Caramel Apple Mead

Discussion in 'Meads' started by Bodenski, Oct 19, 2017.

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  1. Bodenski

    Bodenski Junior Member

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    Well I've started my most adventurous mead to date. Based upon a recipe I found on another website.

    Caramel Apple Mead - 3 gallon batch
    6 lbs mesquite honey
    fresh pressed cider to 3 gallons. (I think it was from Hartland orchard out on I66. About a third Stayman apples according the guy that did the pressing, so nice and tart!)
    2 lbs 60L malt
    1 lb amber DME
    1 lb turkish honey
    1 vanilla bean
    Yeast: Lavlin 1116

    Initial SG: 1.136

    The 60L malt was seeped in 1/5 gallons of cider at 155 for 45 minutes. Grain sack was then rinsed with the rest of the cider. Added DME. Added campden tablets, then waited 24 hours before adding 1116 yeast (rehydrated with GoFerm).

    Plan is to ferment until the yeast poops out, then rack into another lb of honey & sorbate (Probably turkish honey from Trader Joes. Original recipe called for buckwheat honey but I don't have a local source for that.) After 3 weeks in secondary plan to rack again onto a vanilla bean and then let it go for a year. (Not sure I'm patient enough for that. We'll see.)

    One mistake? Adding the DME when the liquid was too hot. It kind of turned into hard nuggets. I think it has all since dissolved, but I'm not 100% sure. Next time I'll let it cool a little more first.

    Taste before adding the yeast was really nice. This is only my second attempt at seeping grains. I can really appreciate the caramel flavors from the 60L Crystal malt. Yeast was added last night, and this AM I can see a few bubbles on the top of the liquid. I imagine I'll have to aerate the heck out of this one, and I do plan on some timed additions of nutrient/energizer.

    I'll be back in several weeks with an update.
     
    meadmaker1 and Jericurl like this.
  2. BernardSmith

    BernardSmith Senior Member

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    Interesting recipe, Bodenski. A couple of observations: You mention adding the DME when the ? was too hot but you don't say what you heated. I assume (but that is perhaps wrong) that you "mashed" the grain and then boiled the wort but you say you steeped the 60 L malt in the apple juice and the 60L (I think) will add only flavor and color and not alcohol. So if you boiled the mash in the apple juice you may have cooked the juice.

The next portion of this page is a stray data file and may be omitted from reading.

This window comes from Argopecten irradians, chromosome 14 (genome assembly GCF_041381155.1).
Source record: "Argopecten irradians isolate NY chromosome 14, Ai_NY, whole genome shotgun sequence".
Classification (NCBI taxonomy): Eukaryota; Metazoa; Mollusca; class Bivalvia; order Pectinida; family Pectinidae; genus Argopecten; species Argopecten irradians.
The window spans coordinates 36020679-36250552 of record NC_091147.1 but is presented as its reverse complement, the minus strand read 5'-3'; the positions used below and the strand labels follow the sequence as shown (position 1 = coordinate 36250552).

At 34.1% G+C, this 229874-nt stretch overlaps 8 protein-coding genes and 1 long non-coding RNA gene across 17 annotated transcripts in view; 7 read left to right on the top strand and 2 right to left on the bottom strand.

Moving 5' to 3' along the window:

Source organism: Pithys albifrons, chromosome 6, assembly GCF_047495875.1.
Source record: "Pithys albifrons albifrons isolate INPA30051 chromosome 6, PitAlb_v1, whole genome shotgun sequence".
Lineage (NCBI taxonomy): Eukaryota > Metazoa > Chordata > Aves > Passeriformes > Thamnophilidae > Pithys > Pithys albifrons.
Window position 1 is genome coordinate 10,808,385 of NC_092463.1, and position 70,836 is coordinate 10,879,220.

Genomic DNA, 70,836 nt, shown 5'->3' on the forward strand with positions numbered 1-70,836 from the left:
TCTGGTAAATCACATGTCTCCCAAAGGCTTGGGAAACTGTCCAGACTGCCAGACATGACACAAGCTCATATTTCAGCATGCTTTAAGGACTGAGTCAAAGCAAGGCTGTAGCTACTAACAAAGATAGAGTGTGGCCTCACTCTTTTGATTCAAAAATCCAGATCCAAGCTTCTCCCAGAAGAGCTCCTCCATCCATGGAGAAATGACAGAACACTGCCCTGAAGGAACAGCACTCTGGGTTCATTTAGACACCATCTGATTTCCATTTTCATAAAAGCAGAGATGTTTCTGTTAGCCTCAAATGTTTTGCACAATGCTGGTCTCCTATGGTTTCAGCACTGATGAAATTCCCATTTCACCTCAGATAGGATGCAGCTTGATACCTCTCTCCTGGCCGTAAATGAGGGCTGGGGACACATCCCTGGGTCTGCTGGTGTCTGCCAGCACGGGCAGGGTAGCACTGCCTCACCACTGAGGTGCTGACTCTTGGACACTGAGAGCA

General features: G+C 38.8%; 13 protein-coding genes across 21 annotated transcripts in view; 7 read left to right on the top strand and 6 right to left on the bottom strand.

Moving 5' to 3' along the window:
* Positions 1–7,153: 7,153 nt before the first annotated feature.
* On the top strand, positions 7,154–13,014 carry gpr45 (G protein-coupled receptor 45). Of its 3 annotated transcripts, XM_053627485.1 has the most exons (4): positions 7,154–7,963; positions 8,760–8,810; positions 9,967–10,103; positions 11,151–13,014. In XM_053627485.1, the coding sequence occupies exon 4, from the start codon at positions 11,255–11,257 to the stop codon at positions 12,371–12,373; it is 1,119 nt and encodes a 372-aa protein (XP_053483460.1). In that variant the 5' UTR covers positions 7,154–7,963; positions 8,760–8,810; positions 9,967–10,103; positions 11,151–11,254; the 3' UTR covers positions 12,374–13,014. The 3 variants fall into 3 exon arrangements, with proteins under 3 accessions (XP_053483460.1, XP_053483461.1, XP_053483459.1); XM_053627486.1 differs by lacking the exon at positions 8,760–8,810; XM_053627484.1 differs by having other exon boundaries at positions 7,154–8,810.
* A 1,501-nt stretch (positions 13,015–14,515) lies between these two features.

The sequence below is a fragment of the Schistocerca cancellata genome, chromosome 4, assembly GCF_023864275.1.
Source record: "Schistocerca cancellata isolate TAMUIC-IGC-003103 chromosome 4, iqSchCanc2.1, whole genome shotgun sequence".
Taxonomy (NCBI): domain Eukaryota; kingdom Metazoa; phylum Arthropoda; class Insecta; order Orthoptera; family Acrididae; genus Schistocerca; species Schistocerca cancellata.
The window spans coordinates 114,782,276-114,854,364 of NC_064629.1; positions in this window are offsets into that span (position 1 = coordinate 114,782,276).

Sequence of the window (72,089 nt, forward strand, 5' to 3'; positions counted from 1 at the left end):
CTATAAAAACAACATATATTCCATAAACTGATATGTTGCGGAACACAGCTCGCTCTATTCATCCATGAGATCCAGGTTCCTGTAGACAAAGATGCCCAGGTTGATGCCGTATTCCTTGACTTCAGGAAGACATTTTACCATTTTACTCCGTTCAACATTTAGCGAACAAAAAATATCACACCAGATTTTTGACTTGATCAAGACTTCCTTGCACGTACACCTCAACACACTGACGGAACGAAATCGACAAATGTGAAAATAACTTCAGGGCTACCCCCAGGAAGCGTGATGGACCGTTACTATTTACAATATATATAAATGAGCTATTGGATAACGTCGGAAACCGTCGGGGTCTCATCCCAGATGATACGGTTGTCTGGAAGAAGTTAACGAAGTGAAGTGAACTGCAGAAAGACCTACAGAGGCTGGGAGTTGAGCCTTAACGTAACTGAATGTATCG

The thing about DME and heat (or steam) is that DME clumps if it is in the same city as moisture. Others, I know, disagree, but DME has been pasteurized up the wazoo so there is really no need to heat DME at all. It will dissolve just as easily (perhaps even more easily) in cool liquid. In fact subjecting DME to heat changes its nominal character. That's why heating DME will make it darker.

    As for any thought about the need to remove DMS by boiling it off, dry malt extract (DME) is a dried wort and not a dried mash. Insofar as their may be any DMS involved , it was already taken care of in the processing.

    This is a version of a braggot - but you could perhaps have made a less complex BOCHET by putting aside the Turkish and Mesquite honeys and simply caramelizing some common or garden clover or wildflower honey. You could caramelize, say, 3 lbs of the honey in a large pot for 30- 45 minutes at about 320F stirring constantly (the volume can double in an instant and you can have a flow of scalding hot (I mean SCALDING hot ) honey all over your kitchen stove. Caramelizing the honey completely transforms the flavors (think toffee) . Truth is, I just started a candy apple wine (not a mead) - caramelizing the sugar in my microwave for about 6 minutes to try to capture the flavors of candy apples. I concentrated the juice to obtain a starting gravity of about 1.075 and added it was an additional cup of sugar that I caramelized only for the flavor. My plan is to add a 2 inch piece of cinnamon in the secondary next week to close the deal
     
  3. Bodenski

    Bodenski Junior Member

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    I added the DME when the wort (I guess I'd call it that) was too warm from steeping the grains in the apple cider. Here's a link to the crystal malt I used. https://www.northernbrewer.com/briess-caramel-60l-malt That's what is giving the caramel flavor. I've caramelized sugar before (when making apple butter) but for this recipe it comes from the crystal malt. If I make this again I think I'll let things cool a little more before adding the DME, and I'll certainly whisk a lot more pouring it in.

    It's a braggot-cyser combo I guess. I don't know which component takes precedence! All I know is right now I like how it tastes, and hopefully once the sweetness goes down I'll still be a fan. I think I will be.